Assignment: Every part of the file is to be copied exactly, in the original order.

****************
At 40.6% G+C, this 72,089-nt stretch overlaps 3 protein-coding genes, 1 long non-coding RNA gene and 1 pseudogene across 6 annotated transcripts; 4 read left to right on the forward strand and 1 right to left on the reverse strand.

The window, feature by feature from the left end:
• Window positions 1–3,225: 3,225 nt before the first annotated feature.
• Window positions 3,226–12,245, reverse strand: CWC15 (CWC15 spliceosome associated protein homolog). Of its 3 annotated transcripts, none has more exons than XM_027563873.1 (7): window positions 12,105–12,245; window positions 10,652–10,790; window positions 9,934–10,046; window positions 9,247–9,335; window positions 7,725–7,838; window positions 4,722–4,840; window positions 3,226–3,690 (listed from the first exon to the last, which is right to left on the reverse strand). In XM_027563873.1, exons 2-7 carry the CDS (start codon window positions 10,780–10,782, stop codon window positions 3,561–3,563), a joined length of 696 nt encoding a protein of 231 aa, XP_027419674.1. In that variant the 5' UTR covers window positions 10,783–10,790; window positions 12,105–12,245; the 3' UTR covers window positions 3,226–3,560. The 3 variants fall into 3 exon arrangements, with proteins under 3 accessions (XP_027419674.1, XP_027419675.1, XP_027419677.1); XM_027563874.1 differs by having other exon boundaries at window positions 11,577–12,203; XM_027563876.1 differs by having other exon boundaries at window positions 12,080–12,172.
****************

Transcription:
At 40.6% G+C, this 72,089-nt stretch overlaps 3 protein-coding genes, 1 long non-coding RNA gene and 1 pseudogene across 6 annotated transcripts; 4 read left to right on the forward strand and 1 right to left on the reverse strand.

The window, feature by feature from the left end:
• Window positions 1–3,225: 3,225 nt before the first annotated feature.
• Window positions 3,226–12,245, reverse strand: CWC15 (CWC15 spliceosome associated protein homolog). Of its 3 annotated transcripts, none has more exons than XM_027563873.1 (7): window positions 12,105–12,245; window positions 10,652–10,790; window positions 9,934–10,046; window positions 9,247–9,335; window positions 7,725–7,838; window positions 4,722–4,840; window positions 3,226–3,690 (listed from the first exon to the last, which is right to left on the reverse strand). In XM_027563873.1, exons 2-7 carry the CDS (start codon window positions 10,780–10,782, stop codon window positions 3,561–3,563), a joined length of 696 nt encoding a protein of 231 aa, XP_027419674.1. In that variant the 5' UTR covers window positions 10,783–10,790; window positions 12,105–12,245; the 3' UTR covers window positions 3,226–3,560. The 3 variants fall into 3 exon arrangements, with proteins under 3 accessions (XP_027419674.1, XP_027419675.1, XP_027419677.1); XM_027563874.1 differs by having other exon boundaries at window positions 11,577–12,203; XM_027563876.1 differs by having other exon boundaries at window positions 12,080–12,172.